Monday, 25 July 2011

Angels of the Summer

     Along the South Devon Coast,  23rd July 2011

At last we have a lovely warm Saturday, and our brief Summer has returned if only for one day. A good chance to get along the coast and spot some Butterflies and any day flying Moth's.
Berry Head has a wonderful varierty of Wildlife, and can count on a list of 28 different species of Butterfly along with some rare Wildfloers. One favourite wildflower of mne here is the rare White-Rock Rose, which seems to appear early Spring then disapears for a while then re-appearing around this time.

Above: The White Rock Rose, rare in the South West so it is quite special to see this flower every Spring and Summer.

No secret I have a passion for our 'Angels of the Summer' and with the Weather now set fair today, it was my aim to spend all day walking along the coastline from Berry Head to Kingswear taking note the Butterfly Species and also number and behaviour. One regret in my life is that I should have studied entomology in my younger years.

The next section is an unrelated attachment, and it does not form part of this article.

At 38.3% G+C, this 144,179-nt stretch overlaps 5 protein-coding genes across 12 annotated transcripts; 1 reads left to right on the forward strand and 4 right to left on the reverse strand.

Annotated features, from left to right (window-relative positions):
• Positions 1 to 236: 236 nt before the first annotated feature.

First Butterflies of the morning were the Speckled Woods, and there were plenty to be seen either basking in the Sun or on the Wing.

I had hoped to see my first Wall species today, and I did not have to wait for very long, I found this one in a sheltered sunny warm spot, not the pefect specimen but my first of the Summer.

With so many wildflowers to be seen and identified sometimes you come across one and you are left my younger years I could name all the Wildflowers, but then I moved to Birds, Butterflies and Dragonflies..
Well here is one Wildflower above that has left me stumped, been through my books at home over recent days and still cannot find it....any idea's please drop me a line and I will give you a mention.
After a stop for a refreshing drink and to also bask in the warm sun time to move on, Butterflies were now to be seen almost everywhere, Gatekeepers and Small Whites. Above Barn Swallows were passing through. The odd Whitethroat was seen, but the bird song has now gone for the time being now that the main part of the breeding season could be over.

Below, I found this Six Spotted Burnet feeding on nectar and it looked quite a picture with the bright yellow.

This coastline walk is one of mny favourites and I have walked it so many times now that I sometimes can trace every step in a dream...